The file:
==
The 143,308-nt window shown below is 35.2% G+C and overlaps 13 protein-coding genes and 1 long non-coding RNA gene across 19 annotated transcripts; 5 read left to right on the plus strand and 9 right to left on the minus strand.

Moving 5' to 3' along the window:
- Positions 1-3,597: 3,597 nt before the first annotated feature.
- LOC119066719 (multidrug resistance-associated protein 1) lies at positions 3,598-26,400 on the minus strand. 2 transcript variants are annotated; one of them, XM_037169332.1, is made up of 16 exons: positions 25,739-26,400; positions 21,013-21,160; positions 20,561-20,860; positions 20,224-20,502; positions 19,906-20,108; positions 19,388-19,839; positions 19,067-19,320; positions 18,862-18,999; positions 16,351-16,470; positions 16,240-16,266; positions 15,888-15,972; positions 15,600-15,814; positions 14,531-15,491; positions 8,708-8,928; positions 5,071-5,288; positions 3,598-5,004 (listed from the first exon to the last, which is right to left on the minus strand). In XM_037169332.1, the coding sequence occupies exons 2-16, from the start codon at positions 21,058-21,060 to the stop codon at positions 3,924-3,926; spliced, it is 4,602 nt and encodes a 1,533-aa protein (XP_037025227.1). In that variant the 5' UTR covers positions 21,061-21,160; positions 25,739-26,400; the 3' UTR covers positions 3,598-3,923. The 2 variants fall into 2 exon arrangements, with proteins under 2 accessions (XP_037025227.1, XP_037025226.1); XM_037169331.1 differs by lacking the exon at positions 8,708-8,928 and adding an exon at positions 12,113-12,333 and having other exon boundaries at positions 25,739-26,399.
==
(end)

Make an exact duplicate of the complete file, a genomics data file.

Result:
The 143,308-nt window shown below is 35.2% G+C and overlaps 13 protein-coding genes and 1 long non-coding RNA gene across 19 annotated transcripts; 5 read left to right on the plus strand and 9 right to left on the minus strand.

Moving 5' to 3' along the window:
- Positions 1-3,597: 3,597 nt before the first annotated feature.
- LOC119066719 (multidrug resistance-associated protein 1) lies at positions 3,598-26,400 on the minus strand. 2 transcript variants are annotated; one of them, XM_037169332.1, is made up of 16 exons: positions 25,739-26,400; positions 21,013-21,160; positions 20,561-20,860; positions 20,224-20,502; positions 19,906-20,108; positions 19,388-19,839; positions 19,067-19,320; positions 18,862-18,999; positions 16,351-16,470; positions 16,240-16,266; positions 15,888-15,972; positions 15,600-15,814; positions 14,531-15,491; positions 8,708-8,928; positions 5,071-5,288; positions 3,598-5,004 (listed from the first exon to the last, which is right to left on the minus strand). In XM_037169332.1, the coding sequence occupies exons 2-16, from the start codon at positions 21,058-21,060 to the stop codon at positions 3,924-3,926; spliced, it is 4,602 nt and encodes a 1,533-aa protein (XP_037025227.1). In that variant the 5' UTR covers positions 21,061-21,160; positions 25,739-26,400; the 3' UTR covers positions 3,598-3,923. The 2 variants fall into 2 exon arrangements, with proteins under 2 accessions (XP_037025227.1, XP_037025226.1); XM_037169331.1 differs by lacking the exon at positions 8,708-8,928 and adding an exon at positions 12,113-12,333 and having other exon boundaries at positions 25,739-26,399.